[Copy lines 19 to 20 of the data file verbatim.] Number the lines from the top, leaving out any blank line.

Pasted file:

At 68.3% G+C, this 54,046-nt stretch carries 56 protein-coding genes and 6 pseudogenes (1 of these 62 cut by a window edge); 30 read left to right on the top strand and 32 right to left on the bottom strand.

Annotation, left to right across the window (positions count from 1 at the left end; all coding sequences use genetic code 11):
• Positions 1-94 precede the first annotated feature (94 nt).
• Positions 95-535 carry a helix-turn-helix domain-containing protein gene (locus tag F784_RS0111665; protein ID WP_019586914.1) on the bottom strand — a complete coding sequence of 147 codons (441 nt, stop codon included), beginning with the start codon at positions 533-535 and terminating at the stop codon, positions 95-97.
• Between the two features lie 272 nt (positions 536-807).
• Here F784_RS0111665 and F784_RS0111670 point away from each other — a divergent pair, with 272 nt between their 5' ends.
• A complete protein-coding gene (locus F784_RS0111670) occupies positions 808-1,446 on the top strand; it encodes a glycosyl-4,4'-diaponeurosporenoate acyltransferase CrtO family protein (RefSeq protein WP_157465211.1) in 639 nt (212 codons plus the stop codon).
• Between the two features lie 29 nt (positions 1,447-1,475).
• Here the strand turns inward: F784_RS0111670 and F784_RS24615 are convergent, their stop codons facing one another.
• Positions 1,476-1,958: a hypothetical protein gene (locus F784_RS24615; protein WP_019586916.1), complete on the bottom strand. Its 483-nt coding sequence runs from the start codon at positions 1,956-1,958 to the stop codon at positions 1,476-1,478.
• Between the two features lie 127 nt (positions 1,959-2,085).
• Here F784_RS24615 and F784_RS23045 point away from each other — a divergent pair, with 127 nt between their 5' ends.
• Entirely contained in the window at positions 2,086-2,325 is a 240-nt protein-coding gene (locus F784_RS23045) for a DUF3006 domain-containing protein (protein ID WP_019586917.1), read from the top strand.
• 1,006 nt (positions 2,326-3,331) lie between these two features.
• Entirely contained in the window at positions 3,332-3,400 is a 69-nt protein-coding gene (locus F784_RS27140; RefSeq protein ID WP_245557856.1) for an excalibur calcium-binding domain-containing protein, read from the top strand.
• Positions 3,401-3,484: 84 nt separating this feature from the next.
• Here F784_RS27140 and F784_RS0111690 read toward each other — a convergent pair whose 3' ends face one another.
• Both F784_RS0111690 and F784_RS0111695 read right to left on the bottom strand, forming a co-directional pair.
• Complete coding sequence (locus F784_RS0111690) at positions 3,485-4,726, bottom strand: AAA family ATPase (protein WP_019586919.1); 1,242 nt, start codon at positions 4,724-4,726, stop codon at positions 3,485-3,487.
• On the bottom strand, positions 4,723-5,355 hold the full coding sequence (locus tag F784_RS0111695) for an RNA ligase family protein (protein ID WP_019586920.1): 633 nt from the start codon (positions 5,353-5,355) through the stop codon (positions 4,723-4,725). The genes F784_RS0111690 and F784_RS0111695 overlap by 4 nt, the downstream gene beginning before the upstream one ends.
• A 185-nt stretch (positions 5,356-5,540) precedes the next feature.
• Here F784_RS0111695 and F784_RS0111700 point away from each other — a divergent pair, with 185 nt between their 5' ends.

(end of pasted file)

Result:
• Complete coding sequence (locus F784_RS0111690) at positions 3,485-4,726, bottom strand: AAA family ATPase (protein WP_019586919.1); 1,242 nt, start codon at positions 4,724-4,726, stop codon at positions 3,485-3,487.
• On the bottom strand, positions 4,723-5,355 hold the full coding sequence (locus tag F784_RS0111695) for an RNA ligase family protein (protein ID WP_019586920.1): 633 nt from the start codon (positions 5,353-5,355) through the stop codon (positions 4,723-4,725). The genes F784_RS0111690 and F784_RS0111695 overlap by 4 nt, the downstream gene beginning before the upstream one ends.